The Metals Sector is still trading at discount to its long-term average. At an EV/EBITDA of 4.7x, it is below its 10-year historical average of 6.7x. Improving demand across the globe has helped base metal prices sustain at higher levels. Aluminum rose 3% MoM to touch a decadal high of $2,624/t, whereas zinc rose 3% MoM to $3,039/t. We expect domestic steel demand to improve in August 21 as local restrictions ease off. Higher exports should normalize inventory levels, which, coupled with improving demand, would support prices.
Hence, we believe that despite higher valuation, there are pockets where companies are under-valued. Moreover, corporate profit growth is at an inflection point and we will see an improvement in earnings trends in FY22 and FY23 that will normalise the overall valuation. Besides, a lower interest rate is also helping equity to command such valuation. The chart, MSCI India Index EPS Growth Trend – 2011-23, shows the earnings trend of the MSCI India Index. This clearly shows that next two years we will see better growth for Indian companies and hence the elevated valuation may not be a worrying factor.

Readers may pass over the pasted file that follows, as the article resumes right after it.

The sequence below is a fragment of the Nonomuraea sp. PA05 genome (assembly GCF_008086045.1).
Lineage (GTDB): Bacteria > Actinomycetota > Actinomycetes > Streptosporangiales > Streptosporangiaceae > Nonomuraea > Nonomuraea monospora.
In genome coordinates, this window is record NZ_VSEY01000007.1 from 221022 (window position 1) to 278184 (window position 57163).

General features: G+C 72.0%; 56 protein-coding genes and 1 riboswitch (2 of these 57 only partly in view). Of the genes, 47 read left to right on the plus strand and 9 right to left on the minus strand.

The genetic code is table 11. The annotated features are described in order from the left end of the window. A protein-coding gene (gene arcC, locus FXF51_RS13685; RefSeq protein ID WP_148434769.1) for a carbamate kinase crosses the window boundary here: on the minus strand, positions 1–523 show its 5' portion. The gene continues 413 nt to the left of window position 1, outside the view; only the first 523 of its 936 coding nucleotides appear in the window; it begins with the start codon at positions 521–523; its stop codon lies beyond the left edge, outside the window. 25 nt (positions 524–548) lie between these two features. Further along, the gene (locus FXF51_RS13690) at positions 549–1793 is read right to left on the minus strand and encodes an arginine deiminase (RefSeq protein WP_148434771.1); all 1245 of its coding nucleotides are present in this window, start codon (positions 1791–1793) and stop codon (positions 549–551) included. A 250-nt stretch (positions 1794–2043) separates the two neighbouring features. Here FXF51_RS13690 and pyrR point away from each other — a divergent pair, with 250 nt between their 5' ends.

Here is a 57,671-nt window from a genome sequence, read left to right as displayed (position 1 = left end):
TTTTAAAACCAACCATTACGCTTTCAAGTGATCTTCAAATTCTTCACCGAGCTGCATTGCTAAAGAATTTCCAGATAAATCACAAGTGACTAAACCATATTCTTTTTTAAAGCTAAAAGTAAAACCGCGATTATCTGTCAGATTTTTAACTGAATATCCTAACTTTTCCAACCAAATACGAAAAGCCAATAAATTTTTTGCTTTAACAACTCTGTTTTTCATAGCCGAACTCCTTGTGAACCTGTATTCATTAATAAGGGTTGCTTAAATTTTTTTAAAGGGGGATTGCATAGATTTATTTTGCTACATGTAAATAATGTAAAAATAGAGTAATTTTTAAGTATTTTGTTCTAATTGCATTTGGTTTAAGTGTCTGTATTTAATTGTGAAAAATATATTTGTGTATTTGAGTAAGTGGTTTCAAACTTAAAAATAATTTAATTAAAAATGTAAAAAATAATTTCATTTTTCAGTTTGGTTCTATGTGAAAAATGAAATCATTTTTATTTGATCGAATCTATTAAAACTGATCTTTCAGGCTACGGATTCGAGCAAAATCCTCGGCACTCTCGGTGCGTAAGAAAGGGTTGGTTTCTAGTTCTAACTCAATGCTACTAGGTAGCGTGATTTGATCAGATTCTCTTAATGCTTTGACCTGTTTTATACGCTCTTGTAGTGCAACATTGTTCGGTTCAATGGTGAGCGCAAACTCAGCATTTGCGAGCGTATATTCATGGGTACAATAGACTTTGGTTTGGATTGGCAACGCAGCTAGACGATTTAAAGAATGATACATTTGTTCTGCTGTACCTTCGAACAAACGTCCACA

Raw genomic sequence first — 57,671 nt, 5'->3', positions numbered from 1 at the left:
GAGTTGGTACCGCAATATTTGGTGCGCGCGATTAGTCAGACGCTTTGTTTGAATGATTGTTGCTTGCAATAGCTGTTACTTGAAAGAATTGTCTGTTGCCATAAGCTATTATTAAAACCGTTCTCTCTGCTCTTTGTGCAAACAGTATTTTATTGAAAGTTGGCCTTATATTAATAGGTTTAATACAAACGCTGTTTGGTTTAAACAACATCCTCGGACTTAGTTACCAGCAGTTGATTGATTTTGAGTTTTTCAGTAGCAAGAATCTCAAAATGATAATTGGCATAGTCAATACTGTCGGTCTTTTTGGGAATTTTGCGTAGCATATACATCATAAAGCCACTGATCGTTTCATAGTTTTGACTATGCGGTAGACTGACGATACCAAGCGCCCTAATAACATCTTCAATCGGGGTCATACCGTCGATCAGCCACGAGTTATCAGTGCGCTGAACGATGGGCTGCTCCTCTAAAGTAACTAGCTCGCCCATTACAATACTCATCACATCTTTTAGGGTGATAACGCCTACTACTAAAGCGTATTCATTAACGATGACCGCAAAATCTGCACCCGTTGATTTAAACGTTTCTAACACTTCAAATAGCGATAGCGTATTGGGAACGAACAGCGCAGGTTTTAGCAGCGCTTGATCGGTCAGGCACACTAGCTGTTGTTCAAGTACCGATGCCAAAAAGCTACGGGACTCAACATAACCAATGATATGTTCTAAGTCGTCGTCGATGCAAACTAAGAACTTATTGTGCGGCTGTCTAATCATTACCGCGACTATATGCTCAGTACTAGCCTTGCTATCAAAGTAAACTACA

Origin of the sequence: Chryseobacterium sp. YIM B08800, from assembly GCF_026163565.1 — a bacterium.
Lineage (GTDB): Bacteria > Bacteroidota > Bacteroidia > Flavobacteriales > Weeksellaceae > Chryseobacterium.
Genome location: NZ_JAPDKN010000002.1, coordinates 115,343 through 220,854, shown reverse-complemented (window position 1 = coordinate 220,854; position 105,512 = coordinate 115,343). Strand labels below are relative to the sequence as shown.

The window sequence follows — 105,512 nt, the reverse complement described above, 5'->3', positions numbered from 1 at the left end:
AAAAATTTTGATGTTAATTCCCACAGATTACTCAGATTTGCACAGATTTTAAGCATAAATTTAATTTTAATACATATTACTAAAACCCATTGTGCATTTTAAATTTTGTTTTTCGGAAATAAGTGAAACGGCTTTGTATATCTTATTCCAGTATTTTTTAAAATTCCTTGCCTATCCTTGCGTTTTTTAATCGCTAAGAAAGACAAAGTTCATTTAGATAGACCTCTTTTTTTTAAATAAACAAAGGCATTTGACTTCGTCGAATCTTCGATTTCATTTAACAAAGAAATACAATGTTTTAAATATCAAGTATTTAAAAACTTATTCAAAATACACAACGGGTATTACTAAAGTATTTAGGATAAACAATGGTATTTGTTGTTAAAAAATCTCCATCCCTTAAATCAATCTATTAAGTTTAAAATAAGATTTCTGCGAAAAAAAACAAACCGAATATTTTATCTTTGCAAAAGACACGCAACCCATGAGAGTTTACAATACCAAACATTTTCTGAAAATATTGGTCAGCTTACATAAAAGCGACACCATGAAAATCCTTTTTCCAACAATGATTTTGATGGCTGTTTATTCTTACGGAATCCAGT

The chart that shows the Bull and Bear market of Sensex since its inception in 1979 also justifies our argument.
Therefore, in short term we may see a little volatility in the market; however, we do not see any serious downturn in the market till October. Even if we face the third round of Coronavirus cases, it will have a minimal impact on the market.